Labor Wards Looking at Laughing Gas


"Unfortunately Judith Rooks started this whole effort right at the time, unbenownst to all of us, that the company that made the only equipment for this purpose decided to stop making it," Bishop explained. "So we've had a big disconnect between interest and ability to institute it due to lack of equipment."

Starr's group at Vanderbilt had to resort to the secondary market for pre-owned machines.

That limitation may change any called time, according to Evan McAllister, CRT, whose company Nitrogesia in Double Oak, Texas, is awaiting the all clear from the FDA to put their nitrous oxide equipment on the market.

"Medical research-wise, equipment-wise, we're ready to go," he told MedPage Today. "We were ready to go a month ago."

He predicted that it would be available for the waiting list of universities and other centers within a month.

The equipment and gas are relatively cheap, and aren't likely to generate a lot of money for either hospitals or industry, Serat noted.

"It's a labor of love, it really is," agreed McAllister.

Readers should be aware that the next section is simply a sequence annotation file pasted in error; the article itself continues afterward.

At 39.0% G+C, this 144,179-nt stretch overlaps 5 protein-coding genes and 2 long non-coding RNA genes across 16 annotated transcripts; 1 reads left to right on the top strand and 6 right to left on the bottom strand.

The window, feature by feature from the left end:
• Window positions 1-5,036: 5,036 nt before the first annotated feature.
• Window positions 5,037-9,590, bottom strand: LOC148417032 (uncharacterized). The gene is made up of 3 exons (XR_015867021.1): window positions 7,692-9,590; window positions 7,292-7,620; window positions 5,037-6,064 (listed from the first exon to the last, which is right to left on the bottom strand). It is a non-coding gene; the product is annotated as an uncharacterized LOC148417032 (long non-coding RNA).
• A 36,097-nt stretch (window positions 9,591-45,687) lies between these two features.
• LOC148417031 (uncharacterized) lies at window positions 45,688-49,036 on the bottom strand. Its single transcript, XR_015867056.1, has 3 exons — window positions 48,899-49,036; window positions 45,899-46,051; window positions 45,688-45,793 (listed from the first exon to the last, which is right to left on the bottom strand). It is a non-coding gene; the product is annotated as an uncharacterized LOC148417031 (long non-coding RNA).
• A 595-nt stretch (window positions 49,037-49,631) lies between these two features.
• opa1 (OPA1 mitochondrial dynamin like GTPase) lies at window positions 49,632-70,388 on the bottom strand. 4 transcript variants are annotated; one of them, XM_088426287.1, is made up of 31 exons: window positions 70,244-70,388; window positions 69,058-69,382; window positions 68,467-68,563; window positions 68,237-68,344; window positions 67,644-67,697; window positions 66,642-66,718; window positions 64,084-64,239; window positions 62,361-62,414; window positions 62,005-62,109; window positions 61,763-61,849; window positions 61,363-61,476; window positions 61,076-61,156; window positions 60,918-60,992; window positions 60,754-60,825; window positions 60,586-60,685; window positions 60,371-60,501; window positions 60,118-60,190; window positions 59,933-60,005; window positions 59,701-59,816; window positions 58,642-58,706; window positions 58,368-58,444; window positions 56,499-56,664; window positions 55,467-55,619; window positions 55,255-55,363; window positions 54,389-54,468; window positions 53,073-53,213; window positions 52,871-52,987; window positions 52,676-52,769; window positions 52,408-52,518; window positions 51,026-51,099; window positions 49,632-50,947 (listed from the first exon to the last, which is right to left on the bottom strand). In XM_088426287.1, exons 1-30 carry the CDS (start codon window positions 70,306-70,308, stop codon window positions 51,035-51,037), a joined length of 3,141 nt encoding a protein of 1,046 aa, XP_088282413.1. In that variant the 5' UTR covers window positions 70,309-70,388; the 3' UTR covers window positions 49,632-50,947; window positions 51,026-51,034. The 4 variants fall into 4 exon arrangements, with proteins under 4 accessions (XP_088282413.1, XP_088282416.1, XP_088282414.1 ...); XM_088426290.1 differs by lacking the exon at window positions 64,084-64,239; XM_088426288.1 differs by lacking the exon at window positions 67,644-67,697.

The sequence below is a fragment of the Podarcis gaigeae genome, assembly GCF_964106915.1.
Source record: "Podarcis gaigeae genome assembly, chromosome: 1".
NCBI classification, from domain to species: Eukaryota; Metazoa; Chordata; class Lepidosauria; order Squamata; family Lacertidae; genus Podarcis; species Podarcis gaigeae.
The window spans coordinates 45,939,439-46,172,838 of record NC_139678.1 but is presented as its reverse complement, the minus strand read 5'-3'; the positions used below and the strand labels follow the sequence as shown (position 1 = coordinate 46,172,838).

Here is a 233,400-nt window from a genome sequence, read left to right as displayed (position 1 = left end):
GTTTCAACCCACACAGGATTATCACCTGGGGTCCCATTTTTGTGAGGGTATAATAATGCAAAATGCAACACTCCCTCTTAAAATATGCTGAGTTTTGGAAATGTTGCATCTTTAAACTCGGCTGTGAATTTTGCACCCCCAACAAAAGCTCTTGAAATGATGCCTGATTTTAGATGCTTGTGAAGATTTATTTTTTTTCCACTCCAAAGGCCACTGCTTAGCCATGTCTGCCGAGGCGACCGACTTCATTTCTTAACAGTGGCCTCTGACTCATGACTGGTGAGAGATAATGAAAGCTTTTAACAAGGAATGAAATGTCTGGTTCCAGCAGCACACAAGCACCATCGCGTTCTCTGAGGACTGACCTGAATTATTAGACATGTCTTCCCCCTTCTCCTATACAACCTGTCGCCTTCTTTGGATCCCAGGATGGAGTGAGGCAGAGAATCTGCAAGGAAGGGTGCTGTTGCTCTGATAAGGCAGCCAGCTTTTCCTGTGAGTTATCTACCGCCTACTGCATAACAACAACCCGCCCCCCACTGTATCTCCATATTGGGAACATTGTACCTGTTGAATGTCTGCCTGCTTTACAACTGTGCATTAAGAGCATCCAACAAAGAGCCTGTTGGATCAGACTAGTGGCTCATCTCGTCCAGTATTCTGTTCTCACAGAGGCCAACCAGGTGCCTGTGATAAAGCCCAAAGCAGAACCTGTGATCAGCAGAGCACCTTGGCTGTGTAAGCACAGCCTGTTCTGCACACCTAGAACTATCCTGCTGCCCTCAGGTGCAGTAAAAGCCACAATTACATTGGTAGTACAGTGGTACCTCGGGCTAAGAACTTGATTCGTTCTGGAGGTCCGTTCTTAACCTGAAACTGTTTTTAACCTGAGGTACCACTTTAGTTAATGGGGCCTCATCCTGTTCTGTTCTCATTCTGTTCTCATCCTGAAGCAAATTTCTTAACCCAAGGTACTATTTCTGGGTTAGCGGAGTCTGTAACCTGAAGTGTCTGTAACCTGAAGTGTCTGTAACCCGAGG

Another possible hang up is concern over safety.

No investigation has been looked into the effects of in utero exposure to nitrous oxide, and nitrous oxide exposure to allied health professionals often exceeds federal occupational safety limits, Palmer cautioned.

Those occupational safety levels were set arbitrarily based on weak data from operating rooms in the 1970s and prior suggested a possible effect on time to get pregnant, Serat argued.

The professional exposure concerns can be addressed by use of masks that scavenge the nitrous oxide and periodically having nurses wear badges to monitor exposure, Bishop suggested.

But since even the efficacy data for pain relief with nitrous oxide is uniformly old, Starr said her group plans to study these issues once clinical use gets underway at Vanderbilt.

Dartmouth may wait to make its final decision on instituting nitrous oxide in the labor ward until they see Vanderbilt's data and have more safety reassurance in hand, Serat noted.

But that would be a mistake, Rooks argued, noting it will be years before that data comes in whereas the European experience shows millions of women having used it without any evidence of problems.

"Just because people have been using it doesn't mean we know enough about its safety," Palmer countered.

It took a long time for epidurals to be accepted as safe, too, noted Rooks.

"Like anything it will come slowly," she predicted.

That grassroots growth is being helped along by women like Jaeger, who has been spreading the word among her pregnant friends.

"I think it's crazy that more hospitals don't use nitrous," she said.

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